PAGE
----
Pants has a robust options system, allowing you to configure hundreds of options. Every Pants option can be set via a command-line flag, an environment variable, or, most commonly, a config file.
The options system is described in detail [here](🔗). This page will set up your initial Pants config file.
# 1. Create `
Pants configuration lives in a file called `
pants.toml` in the root of the repo. This file uses the [TOML](🔗) format.
If you haven't yet, create a `
$PANTS_VERSION` is the version of Pants you want to pin your repo to. When you'd like to upgrade Pants, edit `
pants_version` and the `
./pants` script will self-update on the next run.
# 2. Configure source roots
Some project layouts use top-level folders for namespace purposes, but have the code live underneath. However, the code's imports will ignore these top-level folders, thanks to mechanisms like the `
$PYTHONPATH` and the JVM classpath. For example, to import the file `
src/my_project/app.py`, many projects use `
import my_project.app`, rather than `
import src.my_project.app`. _Source roots_ are how Pants understands these imports.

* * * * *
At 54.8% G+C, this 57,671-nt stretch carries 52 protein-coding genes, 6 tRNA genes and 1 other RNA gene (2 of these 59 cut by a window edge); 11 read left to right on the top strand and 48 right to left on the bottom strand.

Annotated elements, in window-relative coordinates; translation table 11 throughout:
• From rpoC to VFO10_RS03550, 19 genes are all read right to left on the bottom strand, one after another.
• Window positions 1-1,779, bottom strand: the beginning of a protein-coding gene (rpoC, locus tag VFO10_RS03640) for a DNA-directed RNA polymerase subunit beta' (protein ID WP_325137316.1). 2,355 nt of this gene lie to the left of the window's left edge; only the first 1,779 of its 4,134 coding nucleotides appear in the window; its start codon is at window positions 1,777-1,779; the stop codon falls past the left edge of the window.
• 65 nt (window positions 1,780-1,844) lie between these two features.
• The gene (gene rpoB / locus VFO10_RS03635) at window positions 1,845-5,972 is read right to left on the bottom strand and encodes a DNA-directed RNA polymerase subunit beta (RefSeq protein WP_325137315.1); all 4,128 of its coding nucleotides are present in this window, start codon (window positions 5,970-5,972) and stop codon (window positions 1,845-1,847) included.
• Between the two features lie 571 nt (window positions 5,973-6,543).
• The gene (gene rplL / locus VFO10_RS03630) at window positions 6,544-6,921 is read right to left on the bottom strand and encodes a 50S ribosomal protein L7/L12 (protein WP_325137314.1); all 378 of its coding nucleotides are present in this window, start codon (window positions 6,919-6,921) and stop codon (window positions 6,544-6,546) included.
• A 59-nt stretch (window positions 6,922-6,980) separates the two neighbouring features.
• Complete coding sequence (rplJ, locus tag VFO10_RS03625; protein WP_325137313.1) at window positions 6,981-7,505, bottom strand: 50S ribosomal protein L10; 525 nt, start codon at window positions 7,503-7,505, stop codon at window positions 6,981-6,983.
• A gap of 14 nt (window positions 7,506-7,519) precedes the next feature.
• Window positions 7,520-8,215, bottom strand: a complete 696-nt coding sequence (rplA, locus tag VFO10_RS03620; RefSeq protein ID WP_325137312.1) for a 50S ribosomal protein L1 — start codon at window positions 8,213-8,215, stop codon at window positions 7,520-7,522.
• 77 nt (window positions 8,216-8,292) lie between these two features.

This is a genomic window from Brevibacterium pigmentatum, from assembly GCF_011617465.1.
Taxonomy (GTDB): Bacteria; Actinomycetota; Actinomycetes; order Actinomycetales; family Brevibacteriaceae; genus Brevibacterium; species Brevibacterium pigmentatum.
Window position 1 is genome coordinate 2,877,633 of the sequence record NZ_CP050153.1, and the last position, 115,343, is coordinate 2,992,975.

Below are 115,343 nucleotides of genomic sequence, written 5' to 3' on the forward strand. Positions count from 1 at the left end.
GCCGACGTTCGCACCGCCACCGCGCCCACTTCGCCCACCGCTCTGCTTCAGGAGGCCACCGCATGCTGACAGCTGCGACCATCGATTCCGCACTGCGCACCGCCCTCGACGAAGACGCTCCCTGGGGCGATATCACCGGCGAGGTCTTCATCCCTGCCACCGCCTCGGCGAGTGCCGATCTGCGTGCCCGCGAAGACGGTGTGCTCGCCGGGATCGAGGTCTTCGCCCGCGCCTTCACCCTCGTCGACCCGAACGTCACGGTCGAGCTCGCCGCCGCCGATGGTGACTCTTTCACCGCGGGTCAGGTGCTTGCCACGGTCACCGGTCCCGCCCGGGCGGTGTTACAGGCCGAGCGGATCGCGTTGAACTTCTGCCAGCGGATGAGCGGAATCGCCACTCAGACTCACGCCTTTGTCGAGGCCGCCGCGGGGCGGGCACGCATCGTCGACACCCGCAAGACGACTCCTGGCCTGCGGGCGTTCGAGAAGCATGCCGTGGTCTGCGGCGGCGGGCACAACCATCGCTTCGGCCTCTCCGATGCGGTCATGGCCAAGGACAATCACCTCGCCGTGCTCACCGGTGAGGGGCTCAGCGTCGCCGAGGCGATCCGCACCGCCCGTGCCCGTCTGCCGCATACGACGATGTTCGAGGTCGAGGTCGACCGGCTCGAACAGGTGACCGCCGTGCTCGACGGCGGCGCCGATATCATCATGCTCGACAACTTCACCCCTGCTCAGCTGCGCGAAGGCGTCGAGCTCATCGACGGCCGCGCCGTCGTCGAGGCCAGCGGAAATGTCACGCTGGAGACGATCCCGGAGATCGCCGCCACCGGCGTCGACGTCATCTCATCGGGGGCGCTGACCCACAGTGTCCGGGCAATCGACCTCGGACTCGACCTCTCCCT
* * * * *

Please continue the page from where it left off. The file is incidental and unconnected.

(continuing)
By default, Pants recognizes having no source root, or having `
src/python`, or `
src/py` as source roots. If your project has a different structure, see [Source roots](🔗) for how to configure them, and for examples of different project structures with Pants.
Golang projects can skip this step
Golang projects already use `
go.mod` as an equivalent to "source roots".
# 3. Enable backends
Most Pants functionality is provided via pluggable [_backends_](🔗), which are activated by adding to the `
[GLOBAL].backend_packages` option like this:
# 4. Generate BUILD files
Finally, once you have enabled the backends for the language(s) you'd like to use, run [`
./pants tailor`](🔗) to generate BUILD files for Pants to know which code to operate on.